Each office has its own unwritten rules of conduct. There are the rules that everybody knows but doesn’t say, such as how long you can acceptably chat with coworkers or how casual you can be on casual Friday, and then there are the rules that everybody might not realize they know but they still follow. One of these unwritten rules in my office is how the computer screens are set up and how clean the desk is. It might seem like a little thing, but I can guarantee that the bosses and supervisors subconsciously take note.
The Unwritten Rule About Desks and Screens
At my job, you can decorate your office however you want. For example, 1 senior-level employee in my office has very few personal touches, though there are a few family photos and some sports memorabilia. Another one has framed family photos hung prominently around his office. Yet another has her kids’ drawings taped to the walls and a few plants. The point of these examples is that the decorations are all varied. However, these 4 people have something in common: in each office, the desk faces the door, the computer screens face away from the door, and the desks are clean.
From the bosses all the way down to the entry-level employees, there’s an unwritten rule about how you set up your desk and how clean it is.
For the senior employees, e.g., the bosses, supervisors, and executives, their desks are nearly spotless and become cleaner as they move up the organization. Additionally, their computer screens are hidden from view, typically because they review sensitive information that not just anybody can see.
Mid-level employees have their desks set up differently than the senior employees do. For them, their desks have a segment that faces the door, but their computer screens are against a wall so that almost anybody walking by can see what they’re doing. Additionally, their desks are typically covered with papers.
Lower level employees and support staff are set up so that their computer screens cannot be seen from the hallway. Their desks have a few pieces of paper on them, but nothing much.There are some exceptions to these rules, such as a mid-level employee with access to confidential information may have 1 screen visible and 1 screen hidden so that she can view the confidential information without anyone peeking. However, this is the exception!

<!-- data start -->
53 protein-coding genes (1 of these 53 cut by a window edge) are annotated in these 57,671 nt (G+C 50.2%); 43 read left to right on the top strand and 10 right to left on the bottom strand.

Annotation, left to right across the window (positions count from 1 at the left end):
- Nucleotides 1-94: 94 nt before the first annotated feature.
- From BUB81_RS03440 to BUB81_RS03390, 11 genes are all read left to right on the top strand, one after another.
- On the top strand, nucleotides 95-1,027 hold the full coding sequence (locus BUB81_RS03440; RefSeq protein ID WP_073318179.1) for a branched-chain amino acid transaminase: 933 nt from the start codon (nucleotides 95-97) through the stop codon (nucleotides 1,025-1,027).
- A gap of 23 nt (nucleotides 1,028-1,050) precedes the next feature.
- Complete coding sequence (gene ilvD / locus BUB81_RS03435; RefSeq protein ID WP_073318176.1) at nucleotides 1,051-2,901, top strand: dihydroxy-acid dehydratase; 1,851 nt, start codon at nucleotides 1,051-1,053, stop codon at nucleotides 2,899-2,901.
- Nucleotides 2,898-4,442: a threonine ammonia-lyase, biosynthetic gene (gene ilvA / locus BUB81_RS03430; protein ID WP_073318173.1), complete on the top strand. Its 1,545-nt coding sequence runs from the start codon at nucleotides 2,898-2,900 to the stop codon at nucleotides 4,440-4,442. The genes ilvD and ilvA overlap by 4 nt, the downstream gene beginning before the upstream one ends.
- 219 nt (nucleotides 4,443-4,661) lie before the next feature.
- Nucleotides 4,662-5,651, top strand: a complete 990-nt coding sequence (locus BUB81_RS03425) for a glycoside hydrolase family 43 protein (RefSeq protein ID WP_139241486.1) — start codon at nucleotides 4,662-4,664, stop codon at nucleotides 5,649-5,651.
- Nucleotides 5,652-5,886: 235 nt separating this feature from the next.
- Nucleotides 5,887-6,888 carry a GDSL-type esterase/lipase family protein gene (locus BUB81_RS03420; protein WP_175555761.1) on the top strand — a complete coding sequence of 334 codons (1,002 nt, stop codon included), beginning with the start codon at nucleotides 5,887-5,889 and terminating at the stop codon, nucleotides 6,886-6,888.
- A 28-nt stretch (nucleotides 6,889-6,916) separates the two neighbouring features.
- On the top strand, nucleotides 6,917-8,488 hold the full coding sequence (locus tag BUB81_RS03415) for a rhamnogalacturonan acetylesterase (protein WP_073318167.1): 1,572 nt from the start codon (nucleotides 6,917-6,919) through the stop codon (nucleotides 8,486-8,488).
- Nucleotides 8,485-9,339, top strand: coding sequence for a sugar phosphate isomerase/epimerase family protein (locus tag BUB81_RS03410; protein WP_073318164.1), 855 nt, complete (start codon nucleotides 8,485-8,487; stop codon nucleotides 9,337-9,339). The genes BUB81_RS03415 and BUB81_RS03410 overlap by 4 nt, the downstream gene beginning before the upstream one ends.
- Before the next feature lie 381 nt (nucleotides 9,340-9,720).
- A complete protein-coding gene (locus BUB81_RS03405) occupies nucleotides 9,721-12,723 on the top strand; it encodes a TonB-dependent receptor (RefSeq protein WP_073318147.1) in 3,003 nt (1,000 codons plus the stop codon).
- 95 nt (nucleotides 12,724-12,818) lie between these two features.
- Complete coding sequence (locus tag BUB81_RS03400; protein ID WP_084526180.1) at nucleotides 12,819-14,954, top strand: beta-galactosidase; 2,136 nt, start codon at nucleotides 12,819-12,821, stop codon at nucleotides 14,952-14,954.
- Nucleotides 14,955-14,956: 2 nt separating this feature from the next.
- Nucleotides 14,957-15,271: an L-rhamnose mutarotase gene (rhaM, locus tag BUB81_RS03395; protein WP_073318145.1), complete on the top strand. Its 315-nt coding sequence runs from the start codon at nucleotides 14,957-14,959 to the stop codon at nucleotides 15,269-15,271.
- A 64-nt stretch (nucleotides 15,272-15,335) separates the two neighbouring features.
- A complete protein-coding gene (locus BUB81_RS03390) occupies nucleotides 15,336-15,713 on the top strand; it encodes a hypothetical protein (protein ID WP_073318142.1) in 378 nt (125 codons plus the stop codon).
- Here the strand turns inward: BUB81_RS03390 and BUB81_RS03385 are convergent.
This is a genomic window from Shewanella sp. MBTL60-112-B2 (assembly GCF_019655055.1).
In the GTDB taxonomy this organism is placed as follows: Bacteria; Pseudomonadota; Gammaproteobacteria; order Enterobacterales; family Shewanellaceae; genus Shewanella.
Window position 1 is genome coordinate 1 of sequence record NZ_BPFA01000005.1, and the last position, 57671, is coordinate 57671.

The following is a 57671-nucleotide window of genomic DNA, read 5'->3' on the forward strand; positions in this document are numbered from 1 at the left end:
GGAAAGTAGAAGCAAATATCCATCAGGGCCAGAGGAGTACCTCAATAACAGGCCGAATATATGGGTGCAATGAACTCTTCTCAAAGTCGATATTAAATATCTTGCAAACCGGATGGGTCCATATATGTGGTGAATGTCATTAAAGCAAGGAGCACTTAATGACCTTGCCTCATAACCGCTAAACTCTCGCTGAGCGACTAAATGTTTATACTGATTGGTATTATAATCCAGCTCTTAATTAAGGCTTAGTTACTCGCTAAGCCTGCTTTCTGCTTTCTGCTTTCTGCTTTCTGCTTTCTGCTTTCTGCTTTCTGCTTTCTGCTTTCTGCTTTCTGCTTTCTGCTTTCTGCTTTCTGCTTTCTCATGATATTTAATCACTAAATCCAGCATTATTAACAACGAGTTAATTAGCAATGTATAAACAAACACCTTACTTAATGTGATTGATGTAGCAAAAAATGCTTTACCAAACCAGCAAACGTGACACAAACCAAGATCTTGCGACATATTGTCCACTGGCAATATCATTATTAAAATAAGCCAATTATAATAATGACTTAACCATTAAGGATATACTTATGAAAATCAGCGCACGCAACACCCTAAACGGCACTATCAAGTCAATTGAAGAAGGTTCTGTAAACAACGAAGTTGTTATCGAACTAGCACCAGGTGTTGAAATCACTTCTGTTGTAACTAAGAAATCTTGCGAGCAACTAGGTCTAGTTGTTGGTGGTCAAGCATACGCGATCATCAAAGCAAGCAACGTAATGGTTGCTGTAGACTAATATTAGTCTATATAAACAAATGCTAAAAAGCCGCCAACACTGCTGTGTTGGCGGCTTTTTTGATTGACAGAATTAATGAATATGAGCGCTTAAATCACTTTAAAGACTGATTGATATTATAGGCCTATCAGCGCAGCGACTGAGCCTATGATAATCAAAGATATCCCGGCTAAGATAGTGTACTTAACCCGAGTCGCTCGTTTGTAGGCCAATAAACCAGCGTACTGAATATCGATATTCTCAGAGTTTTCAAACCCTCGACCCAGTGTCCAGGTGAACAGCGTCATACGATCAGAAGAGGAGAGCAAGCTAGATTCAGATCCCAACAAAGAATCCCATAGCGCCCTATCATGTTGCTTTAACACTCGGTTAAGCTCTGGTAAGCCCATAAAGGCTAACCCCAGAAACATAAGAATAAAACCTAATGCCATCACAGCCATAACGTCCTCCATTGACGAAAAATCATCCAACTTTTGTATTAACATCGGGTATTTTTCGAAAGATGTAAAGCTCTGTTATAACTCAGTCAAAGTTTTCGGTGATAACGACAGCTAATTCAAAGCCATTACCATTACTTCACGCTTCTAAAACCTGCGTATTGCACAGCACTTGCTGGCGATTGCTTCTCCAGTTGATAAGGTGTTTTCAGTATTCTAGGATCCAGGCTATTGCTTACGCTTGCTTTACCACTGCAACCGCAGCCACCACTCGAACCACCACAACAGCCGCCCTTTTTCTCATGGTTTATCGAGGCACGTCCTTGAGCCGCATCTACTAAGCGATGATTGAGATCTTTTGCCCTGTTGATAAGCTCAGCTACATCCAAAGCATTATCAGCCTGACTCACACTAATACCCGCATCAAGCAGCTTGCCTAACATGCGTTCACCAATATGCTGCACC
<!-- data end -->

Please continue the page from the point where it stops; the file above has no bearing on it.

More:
How Does This Help You?
The desk/computer screen idea is a very specific example of a very broad concept. The broad concept is that there are so many little ways that we signal things to other people – little ways that few people rarely consciously note, yet almost everybody follows. Nobody walks around my office telling people how clean their desks should be or the direction that their computer screens should face. Instead, it’s something that everybody subconsciously follows. Becoming aware of this unwritten rule can help you project an image that you like or help you be more conscious of your actions.
If you have control over how your office is set up, observe others around you and set up your office for the job you want. If you’re happy at your current level, then leave it! If you want to move up though, look around you and try to note the consistencies in the offices one level above you. I say one level above because you risk sliding backwards on the hierarchy. If you’re a relatively new employee with a clean desk whose computer screens are hidden, it looks like you have nothing to do and you’re hiding the time you spend on social media instead of looking like your boss. If you’re a mid-level employee who wants to rise up, then maybe clean up your desk a little bit and keep those screens visible until you’re promoted to a senior-level role.
What Unwritten Rules are in Your Office?
What subtle clues can you find around you? What unwritten rules exist in your office? I love to hear what other people notice!
2 thoughts on “It’s the Little Things…Noticing Unwritten Rules at Work (or, Set Up Your Office for Success)”
I work in academia and I read an article recently that commented on the two main decorating styles professors have: “I live here, and my place is posh” and “I live here and I’m a slob/too busy to clean/ can’t be bothered with prosaic things”. I never intend to start in the second option, but drift there throughout a semester. I’m currently waiting for a meeting with a student and I think I’ll take a few to clean up my desk 🙂
The thing I notice is varied “dress codes” between administration and faculty, as well as faculty from various departments. It’s all an “unwritten” rule, like in your example.
LikeLiked by 1 person
Haha yes! I remember the various professor offices. In the engineering department, there’s a very clear division between the “posh” offices and the “slob” offices. These are great examples! Thank you for commenting!